Last week I attended the #a11yTO Conf in Toronto. #a11yTO promotes digital inclusion for the design and development communities in the Toronto area, and the conference brings together accessibility experts and disability advocates from around the world to present on topics ranging from legal strategy, standards, and values to more technical talks on design and web development.
First of all, “a11y” is A-eleven-Y, which is a short-hand numeronym for “accessibility” commonly used on Twitter. The conference was part of a week of events including:
- #a11yIRL on accessibility in the built environment
- #a11yTO Conf on digital accessibility
- #a11yTO Gaming on accessible gaming and game development
I did not attend the IRL and Gaming events, but was present for two full days of talks that comprised the #A11yTO Conf. I’ll share some thoughts from my perspective working as an information professional in the worlds of archives and UX.
While the group is based in Toronto, the conference included participants and attendees from around the world. The planning and care that went into the event was really remarkable, and in a field where practitioners can often feel isolated, this care and planning facilitated important opportunities to connect and build community. Speaker Lainey Feingold wrote a great post on the specifics of what made #a11yTO so successful, which is a good read for folks involved in any kind of conference organizing. Participants were also pretty active on Twitter, so I recommend the #a11yTOConf hashtag to explore the proceedings.
I am still pretty new to digital accessibility work and have primarily engaged with other information professionals in my learning. When I presented at the Designing For Digital conference earlier this year on the basics of WCAG and tools to help audit a website, the responses I got from attendees showed me that library UX practitioners are hungry for this kind of basic information. As the recent Lyrasis Accessibility Survey Report on the state of library digital accessibility revealed, staff knowledge related to accessibility requirements (at least in college and university libraries) is primarily self-taught without much training infrastructure or standardization which contributes to a lack of defined responsibilities and inconsistent implementation of accessibility standards. WCAG 1.0 was released in 1999, and yet it feels like so many of us (myself included) are starting from the beginning and teaching ourselves. #a11yTO Conf showed me how powerful it can be to have a community of experts building on each others’ work with a common understanding of why that work is important.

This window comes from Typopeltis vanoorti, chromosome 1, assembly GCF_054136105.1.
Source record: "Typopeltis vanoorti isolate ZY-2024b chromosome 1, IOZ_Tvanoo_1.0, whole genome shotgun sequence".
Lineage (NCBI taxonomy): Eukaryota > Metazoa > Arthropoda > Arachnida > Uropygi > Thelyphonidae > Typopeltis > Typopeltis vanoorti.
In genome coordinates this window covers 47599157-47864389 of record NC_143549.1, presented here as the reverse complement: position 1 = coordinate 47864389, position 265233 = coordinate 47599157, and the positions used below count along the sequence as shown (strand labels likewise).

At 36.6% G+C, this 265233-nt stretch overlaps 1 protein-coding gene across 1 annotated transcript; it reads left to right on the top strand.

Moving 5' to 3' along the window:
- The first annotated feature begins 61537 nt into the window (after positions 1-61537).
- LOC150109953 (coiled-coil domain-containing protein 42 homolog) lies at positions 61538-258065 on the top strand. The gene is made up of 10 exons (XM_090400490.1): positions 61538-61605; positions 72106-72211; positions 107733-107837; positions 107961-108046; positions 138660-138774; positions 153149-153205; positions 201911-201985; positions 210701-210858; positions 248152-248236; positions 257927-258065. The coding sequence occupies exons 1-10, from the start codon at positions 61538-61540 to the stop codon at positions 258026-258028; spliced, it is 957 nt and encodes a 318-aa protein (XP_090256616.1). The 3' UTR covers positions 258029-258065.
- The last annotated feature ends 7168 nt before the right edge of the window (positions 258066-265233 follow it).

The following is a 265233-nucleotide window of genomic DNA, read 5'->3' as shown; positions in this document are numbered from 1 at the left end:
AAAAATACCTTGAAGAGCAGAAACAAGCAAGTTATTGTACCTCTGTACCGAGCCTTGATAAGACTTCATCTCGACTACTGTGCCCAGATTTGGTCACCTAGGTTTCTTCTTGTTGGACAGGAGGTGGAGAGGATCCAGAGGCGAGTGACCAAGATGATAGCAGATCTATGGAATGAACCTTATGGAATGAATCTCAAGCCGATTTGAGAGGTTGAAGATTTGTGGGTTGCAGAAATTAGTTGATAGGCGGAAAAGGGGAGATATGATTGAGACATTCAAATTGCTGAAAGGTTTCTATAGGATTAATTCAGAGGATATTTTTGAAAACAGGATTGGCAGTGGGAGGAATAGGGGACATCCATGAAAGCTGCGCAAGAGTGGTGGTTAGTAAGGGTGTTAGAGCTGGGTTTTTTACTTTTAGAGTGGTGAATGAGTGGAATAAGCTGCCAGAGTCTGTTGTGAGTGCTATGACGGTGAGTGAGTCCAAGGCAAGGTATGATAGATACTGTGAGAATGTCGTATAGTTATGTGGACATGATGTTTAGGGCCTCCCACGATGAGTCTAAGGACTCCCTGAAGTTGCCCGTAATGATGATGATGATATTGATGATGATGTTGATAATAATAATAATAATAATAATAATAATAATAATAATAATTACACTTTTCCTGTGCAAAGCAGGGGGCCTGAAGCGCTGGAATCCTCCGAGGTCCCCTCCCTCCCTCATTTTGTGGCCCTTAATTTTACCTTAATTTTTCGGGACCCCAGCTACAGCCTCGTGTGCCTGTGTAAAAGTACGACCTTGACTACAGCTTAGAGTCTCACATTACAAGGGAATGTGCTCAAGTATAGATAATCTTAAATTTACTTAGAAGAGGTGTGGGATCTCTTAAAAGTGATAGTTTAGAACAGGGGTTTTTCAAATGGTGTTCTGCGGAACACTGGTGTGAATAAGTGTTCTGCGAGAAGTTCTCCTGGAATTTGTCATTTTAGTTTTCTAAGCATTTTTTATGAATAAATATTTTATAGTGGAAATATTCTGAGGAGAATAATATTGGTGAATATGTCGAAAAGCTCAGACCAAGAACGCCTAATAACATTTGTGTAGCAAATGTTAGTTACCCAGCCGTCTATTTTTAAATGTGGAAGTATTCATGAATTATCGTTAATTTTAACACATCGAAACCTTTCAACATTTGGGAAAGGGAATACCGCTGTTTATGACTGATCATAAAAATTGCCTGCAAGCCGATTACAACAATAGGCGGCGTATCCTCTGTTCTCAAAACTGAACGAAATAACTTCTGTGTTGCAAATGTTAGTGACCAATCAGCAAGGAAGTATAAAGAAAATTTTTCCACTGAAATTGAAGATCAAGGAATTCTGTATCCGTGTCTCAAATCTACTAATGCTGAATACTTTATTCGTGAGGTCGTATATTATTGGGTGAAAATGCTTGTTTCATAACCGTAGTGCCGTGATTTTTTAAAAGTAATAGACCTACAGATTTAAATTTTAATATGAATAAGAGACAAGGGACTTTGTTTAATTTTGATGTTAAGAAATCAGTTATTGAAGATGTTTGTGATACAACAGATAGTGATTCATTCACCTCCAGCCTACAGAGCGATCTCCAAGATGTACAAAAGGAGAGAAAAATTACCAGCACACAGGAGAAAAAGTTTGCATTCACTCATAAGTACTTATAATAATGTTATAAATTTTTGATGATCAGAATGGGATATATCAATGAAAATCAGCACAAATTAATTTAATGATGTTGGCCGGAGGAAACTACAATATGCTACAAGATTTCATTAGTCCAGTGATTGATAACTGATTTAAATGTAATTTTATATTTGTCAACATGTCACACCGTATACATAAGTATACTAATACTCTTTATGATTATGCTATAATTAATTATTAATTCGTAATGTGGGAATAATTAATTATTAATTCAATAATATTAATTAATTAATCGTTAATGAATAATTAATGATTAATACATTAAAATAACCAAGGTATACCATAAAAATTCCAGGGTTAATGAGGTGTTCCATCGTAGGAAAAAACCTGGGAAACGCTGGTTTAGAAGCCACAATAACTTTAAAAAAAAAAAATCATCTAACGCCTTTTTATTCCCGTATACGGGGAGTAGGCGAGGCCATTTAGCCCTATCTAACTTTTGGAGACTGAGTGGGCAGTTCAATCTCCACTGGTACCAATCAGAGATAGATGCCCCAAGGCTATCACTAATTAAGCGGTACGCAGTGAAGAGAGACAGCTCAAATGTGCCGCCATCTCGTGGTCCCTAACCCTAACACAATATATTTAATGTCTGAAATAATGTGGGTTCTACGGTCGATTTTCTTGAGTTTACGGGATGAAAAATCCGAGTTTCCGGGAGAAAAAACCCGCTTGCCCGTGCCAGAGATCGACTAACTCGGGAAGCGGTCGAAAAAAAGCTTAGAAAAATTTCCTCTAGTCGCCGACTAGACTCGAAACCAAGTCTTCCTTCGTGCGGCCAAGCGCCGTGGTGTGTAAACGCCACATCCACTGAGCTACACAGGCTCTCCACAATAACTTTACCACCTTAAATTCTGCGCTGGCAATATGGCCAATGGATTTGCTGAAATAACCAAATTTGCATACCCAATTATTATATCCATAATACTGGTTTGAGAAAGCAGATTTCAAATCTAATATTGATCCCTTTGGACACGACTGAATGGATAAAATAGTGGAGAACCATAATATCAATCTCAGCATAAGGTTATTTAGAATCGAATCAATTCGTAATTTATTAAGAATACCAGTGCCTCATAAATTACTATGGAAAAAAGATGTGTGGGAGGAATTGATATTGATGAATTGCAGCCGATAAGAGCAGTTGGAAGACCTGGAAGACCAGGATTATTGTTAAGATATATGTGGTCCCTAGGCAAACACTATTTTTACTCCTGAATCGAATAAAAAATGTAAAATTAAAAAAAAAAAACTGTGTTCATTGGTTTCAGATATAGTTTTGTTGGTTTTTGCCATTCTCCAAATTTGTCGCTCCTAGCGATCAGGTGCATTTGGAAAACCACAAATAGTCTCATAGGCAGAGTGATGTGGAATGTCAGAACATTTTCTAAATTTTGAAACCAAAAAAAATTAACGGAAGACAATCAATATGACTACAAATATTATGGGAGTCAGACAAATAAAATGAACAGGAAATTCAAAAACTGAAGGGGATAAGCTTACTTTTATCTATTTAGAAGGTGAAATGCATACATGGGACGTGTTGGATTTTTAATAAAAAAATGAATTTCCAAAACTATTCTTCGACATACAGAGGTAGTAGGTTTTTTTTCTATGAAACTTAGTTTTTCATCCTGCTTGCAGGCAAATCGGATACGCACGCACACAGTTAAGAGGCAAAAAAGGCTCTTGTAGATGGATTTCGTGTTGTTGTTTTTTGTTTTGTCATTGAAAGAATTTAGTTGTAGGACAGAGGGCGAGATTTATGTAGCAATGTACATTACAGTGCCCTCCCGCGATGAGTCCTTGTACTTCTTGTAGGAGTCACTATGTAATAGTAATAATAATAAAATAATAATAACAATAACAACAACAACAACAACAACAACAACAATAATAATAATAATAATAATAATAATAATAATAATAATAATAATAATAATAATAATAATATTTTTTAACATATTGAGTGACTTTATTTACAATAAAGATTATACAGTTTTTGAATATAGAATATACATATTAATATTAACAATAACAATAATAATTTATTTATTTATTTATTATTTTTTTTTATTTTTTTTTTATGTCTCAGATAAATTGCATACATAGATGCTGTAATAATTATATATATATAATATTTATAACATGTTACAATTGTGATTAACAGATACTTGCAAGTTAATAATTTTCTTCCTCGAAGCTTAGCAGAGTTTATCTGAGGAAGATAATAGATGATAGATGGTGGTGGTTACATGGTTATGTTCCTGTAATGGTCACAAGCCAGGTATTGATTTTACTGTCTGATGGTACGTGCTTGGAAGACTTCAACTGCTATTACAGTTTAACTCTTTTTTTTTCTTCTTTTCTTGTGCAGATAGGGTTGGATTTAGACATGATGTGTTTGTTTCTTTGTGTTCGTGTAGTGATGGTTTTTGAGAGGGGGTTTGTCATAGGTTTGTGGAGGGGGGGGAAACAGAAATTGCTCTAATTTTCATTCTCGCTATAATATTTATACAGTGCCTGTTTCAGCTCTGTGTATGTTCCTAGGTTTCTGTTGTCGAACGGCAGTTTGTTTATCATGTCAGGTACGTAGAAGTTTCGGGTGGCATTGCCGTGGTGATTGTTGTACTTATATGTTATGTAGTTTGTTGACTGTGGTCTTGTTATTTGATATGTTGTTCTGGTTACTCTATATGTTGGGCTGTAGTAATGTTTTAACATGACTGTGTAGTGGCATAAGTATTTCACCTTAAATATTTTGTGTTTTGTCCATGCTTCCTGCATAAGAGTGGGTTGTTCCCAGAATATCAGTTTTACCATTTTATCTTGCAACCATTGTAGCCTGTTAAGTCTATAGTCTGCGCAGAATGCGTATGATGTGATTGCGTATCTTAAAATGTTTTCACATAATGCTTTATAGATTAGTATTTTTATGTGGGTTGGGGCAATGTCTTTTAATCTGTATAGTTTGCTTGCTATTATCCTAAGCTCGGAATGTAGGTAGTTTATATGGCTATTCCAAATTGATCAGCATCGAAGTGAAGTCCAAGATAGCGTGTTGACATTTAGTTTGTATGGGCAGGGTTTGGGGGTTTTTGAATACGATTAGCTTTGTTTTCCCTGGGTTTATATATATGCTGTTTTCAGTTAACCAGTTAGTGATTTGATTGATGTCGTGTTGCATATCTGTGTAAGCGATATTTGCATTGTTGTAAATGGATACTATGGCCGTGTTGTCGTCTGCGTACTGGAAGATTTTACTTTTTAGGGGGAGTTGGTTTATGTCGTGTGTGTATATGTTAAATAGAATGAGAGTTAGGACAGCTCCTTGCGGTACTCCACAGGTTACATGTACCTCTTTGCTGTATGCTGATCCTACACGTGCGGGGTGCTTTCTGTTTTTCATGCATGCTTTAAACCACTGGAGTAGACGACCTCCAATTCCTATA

Accessibility and archival principles
This conference wasn’t by or for archivists or librarians (besides an excellent talk by Chancey Fleet of the NYPL’s Andrew Heiskell Braille and Talking Book Library), which was great because I always learn something new by engaging with practitioners and thinkers outside of my usual professional sphere. One thing that resonated with me in relating these talks to my work as an archivist is that accessibility work is closely tied to user privacy. When a user has to ask for help instead of doing something independently because the system is not accessible, that is a privacy issue. This came up in Lainey Feingold’s talk on legal ethics, and Derek Featherstone’s talk titled “Value”. Featherstone named the “higher principles for inclusive design” as:
- Security & Privacy
At the RAC we are currently working to create a new archival discovery system for our users. As part of this project, we have articulated and discussed this idea that interfaces should allow users to decide for themselves how much mediation they need to access and use records from our archives. We want to allow self-directed access, but also the ability to ask for expert help when it is needed. Thinking about this approach as one that promotes principles of inclusive design is an important framing, and is a reminder that user experience, including the user experience of users with disabilities, is actually closely tied to professional archival ethics related to access and use.
I’ll be reflecting on the many excellent talks from #a11yTO in the weeks to come; feel free to reach out if you want to connect with me on this or any related topics.